What to Do Following a Preview Service (Part 2)

I apologize for the length between this post and my last, but wanted to finish my series on what to do following preview services.  In case you missed the first post, you can read it here. Here is a review of the four key things a church planter should do following each of their preview services:

  1. Celebrate
  2. Follow-Up
  3. Analyze
  4. Correct

In this post, I will address the step of “Following-Up”. As is true with most church plant services, at each of your preview services, you will have guests.  Throughout your preview services, you will most likely also have supporters attend.  Each of these two groups are different, but still very important.  In this step, I will address the need to communicate and follow-up with these segments of your preview service attendance.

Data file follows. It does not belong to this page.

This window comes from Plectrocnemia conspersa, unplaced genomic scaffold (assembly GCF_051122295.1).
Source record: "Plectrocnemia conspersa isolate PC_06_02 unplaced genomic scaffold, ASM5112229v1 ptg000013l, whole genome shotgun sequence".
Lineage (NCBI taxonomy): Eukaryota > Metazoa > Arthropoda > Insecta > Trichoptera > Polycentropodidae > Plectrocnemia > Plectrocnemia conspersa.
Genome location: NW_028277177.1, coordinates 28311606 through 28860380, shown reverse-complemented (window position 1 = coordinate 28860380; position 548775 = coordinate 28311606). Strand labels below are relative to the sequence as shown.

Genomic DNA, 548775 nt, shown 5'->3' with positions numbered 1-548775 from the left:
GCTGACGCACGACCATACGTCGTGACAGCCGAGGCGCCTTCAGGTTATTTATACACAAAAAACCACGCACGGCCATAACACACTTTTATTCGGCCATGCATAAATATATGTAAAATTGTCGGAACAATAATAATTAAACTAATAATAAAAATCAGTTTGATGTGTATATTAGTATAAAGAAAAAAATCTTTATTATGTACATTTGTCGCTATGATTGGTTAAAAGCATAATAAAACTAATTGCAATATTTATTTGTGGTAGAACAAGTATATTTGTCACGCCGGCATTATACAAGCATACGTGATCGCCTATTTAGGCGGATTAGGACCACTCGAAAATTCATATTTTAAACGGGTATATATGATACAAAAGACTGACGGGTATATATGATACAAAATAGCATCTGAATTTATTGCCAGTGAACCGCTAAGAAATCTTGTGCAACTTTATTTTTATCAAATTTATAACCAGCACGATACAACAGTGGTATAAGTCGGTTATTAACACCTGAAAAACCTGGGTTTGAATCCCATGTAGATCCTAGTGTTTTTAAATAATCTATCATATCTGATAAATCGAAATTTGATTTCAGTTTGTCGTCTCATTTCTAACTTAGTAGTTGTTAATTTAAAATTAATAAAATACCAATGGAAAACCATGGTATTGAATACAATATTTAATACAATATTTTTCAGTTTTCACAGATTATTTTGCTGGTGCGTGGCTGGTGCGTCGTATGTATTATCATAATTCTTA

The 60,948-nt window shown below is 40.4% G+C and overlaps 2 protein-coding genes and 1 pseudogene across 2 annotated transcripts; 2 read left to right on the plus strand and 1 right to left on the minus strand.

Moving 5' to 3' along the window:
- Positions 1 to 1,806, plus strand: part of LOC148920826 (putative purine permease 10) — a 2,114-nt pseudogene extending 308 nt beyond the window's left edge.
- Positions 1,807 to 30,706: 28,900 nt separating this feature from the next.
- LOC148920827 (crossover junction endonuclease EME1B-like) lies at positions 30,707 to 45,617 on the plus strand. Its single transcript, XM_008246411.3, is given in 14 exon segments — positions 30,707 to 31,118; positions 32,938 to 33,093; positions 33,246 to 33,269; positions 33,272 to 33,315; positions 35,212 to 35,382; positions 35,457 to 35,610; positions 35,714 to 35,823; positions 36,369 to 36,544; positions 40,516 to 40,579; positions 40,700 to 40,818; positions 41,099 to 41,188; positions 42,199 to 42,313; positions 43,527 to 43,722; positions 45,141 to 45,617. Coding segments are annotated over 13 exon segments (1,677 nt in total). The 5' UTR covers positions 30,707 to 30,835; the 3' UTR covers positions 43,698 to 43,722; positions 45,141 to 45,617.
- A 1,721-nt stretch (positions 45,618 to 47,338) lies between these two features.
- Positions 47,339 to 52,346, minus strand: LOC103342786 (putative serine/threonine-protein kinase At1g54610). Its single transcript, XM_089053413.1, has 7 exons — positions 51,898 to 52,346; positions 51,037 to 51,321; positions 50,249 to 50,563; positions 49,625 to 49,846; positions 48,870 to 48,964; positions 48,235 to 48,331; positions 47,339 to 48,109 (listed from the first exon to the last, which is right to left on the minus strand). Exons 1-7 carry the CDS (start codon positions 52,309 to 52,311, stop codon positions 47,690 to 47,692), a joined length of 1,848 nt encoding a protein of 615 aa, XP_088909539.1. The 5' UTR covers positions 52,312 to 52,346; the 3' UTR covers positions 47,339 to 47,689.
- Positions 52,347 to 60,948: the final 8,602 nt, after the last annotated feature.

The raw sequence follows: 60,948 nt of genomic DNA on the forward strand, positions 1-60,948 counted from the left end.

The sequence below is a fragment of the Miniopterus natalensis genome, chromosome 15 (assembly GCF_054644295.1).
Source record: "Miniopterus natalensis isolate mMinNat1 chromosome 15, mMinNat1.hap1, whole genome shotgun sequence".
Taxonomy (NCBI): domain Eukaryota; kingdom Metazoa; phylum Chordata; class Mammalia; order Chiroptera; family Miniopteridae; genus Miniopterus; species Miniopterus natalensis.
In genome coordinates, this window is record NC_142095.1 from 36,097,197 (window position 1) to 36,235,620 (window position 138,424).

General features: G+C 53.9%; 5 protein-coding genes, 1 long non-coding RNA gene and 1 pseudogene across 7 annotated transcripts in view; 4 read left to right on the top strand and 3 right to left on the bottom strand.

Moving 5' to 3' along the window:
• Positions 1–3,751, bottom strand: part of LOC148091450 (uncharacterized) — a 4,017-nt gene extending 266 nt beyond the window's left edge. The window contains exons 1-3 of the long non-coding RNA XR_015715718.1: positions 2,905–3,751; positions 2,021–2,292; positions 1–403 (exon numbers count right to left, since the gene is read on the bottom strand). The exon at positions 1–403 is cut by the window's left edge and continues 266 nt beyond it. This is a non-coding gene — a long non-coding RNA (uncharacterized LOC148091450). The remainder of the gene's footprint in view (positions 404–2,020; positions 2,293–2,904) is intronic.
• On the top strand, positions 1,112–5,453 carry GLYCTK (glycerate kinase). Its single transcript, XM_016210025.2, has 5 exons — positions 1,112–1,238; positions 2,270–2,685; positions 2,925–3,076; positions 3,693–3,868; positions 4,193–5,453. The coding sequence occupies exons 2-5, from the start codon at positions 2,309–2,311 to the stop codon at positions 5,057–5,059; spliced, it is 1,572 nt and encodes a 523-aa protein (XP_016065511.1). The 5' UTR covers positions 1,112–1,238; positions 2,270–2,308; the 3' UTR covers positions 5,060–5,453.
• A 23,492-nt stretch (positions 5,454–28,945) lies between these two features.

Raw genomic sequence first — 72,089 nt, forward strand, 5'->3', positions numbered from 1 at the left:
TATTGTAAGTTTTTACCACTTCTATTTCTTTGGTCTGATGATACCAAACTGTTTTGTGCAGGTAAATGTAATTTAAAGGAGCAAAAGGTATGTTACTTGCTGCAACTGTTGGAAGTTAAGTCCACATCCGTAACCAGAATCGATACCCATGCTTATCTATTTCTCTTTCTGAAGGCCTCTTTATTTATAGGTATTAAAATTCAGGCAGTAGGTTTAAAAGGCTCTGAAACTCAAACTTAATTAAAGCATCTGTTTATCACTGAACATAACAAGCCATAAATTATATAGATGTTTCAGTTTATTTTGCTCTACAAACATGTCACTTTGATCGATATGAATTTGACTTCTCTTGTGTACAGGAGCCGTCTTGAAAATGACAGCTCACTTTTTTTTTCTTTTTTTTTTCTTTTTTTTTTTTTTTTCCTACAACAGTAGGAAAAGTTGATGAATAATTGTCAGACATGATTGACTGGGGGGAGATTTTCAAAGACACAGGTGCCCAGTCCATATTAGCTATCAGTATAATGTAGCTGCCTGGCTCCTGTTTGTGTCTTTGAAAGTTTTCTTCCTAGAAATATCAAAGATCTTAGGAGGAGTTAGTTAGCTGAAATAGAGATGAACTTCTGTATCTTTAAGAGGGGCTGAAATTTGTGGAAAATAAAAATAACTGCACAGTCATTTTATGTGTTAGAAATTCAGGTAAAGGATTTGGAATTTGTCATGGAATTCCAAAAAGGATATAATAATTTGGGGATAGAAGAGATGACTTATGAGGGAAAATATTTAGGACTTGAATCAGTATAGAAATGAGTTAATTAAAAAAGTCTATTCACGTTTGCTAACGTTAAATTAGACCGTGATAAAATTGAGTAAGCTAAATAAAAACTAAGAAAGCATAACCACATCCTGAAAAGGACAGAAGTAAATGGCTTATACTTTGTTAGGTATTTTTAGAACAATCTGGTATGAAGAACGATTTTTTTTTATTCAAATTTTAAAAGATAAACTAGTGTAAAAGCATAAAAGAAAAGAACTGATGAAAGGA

First, we’ll look at the latter group, the supporters. These are individuals that believe in your church plant invest time, finances, or possibly both but do not necessarily feel led to be part of your church.  Those in this category will most likely attend a few of your preview services, your grand opening and then be gone.  Regardless of the frequency of their attendance, though, it is still crucial to follow-up with them.  I would recommend a nice hand written note and possibly a person phone call thanking them for coming.  This is not a means to ‘butter them up’ but rather to show appreciation for their support, both with their finances and their presence.